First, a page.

Craig: Bastard threw a beanbag at me! Look! (He picks up hacky sack and shows it to her.)

Albright: Very nice. Your father is in the room now?

Steele: (Wildly) Meow, oh baby! What a sweet rack o’ lamb! Come to papa!

Craig: Hey, that’s my shrink you’re talking about! He just insulted you.

Albright: Oh? What did he say?

Craig: (Embarrassed) Oh, he was just being lewd.

Albright: How long as he been in the room?

Craig: I only noticed him when I turned around. He could have followed me in for all I know. That’s what I’ve been trying to tell you: I used to dream about him the most, especially when the treatment started. And it’s like he’s jumped out of the movie screen and into my lap.

Albright: You know, our dreams are manifestations of our deep-seated fears and desires, come to life by simply taking on that which is familiar to us in our waking hours.

Craig: Yeah, but they’re not supposed to walk around and talk smack and throw shit.

Albright: What do you think your father represents for you? Your fears or your desires?

Craig: I don’t know. When I was a kid I really admired him, he was always such a big guy, always joking and causing trouble, but it was basically harmless.

Albright: Clearly some negative impression has been left in your psyche.

Craig: Well, yeah, it’s dumb… I think I let him down. I couldn't be that crazy dude, it just didn’t feel right.

Steele: Boy! I said catch! (Throws another hacky sack, Craig reacts as if intent on ignoring him.)

Albright: Perhaps your fear and desire is, in this case, one in the same: that you might some day turn into your father.

Craig: Well, I don’t want to be him, that’s for sure.

Albright: Why not?

Steele: Yeah, why not? You ungrateful brat! Never knew how to take a chance.

Albright: Go on, Craig.

Craig: Right, sorry. He’s distracting.

Albright: Has he always been this distracting?

Craig: Well, yeah, he—

Albright: Or this alluring?

Craig: Alluring? What are you talking about?

Steele: Oh, yeah, that’s right, you know you want a piece o’ big papa.

Albright: Please continue.

Craig: Wait, what did… Nevermind. What was the question?

Albright: Why don’t you want to be your father?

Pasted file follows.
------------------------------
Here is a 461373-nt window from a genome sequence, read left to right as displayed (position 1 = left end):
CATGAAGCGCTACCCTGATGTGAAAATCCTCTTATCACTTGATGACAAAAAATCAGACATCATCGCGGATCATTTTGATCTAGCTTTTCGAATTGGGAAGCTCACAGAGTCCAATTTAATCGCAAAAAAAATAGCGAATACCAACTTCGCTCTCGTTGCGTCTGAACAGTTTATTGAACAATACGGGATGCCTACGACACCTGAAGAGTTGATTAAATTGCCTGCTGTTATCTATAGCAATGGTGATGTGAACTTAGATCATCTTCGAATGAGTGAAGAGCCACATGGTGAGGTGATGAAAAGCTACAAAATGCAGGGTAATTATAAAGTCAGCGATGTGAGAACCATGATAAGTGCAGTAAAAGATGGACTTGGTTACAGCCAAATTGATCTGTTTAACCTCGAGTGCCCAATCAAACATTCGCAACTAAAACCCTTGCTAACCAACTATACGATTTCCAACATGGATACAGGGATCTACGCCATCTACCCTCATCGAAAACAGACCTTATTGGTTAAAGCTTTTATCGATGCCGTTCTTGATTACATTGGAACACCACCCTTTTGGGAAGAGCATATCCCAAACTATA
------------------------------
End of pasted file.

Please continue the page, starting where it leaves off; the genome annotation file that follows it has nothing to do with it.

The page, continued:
Craig: He just wasn’t… wasn’t that great a guy. When I got older I realized that he’d always sort of treated me like crap. It was like he was waiting for me to grow up, but then when I did, he didn’t like what he saw. I always felt like this massive disappointment.

Steele: And for good reason, ya twerp! Be a man for once in your life!

Albright: And so you suppressed your feelings of self-loathing and shame.

Craig: Hey, I never said that, that’s taking it a little far—

Albright: Because you couldn’t live up to your exciting, sexy, voracious hunk of a father. Not even close.

Steele: Gimme a little challenge, sweet thing, you’re making this too easy. (She lets her hair down/unbuttons top button and perches herself on the desk invitingly.) But I’m no fool. (He goes to embrace her.)

Craig: No! No! This is wrong! All wrong!

Steele: Outta my way, kid. (He knocks Craig aside and goes to Albright, who beckons him into her arms. Craig falls to the floor and curls up in a ball.)

Albright: Come to mama! Go on to bed, Junior. (She and Steele start giggling and doing things that would lead to naughtier things if the scene were to keep going. [This can involve kissing lips, neck, arm, whatever the actors are comfortable with].)

Craig: Yes, mommy. (He crawls onto the couch and curls up on his side, as…)


1 comment:

  1. I like it! It's humorous, and intriguing, and well-written, which are all good things! Of course, I keep wondering if there's some deeper, hidden meaning to it, some sort of commentary on life and psychiatry that I am too obtuse to figure out, but I am also content just to enjoy it! It's a fun read, clever and snappy. I'd love to see it performed.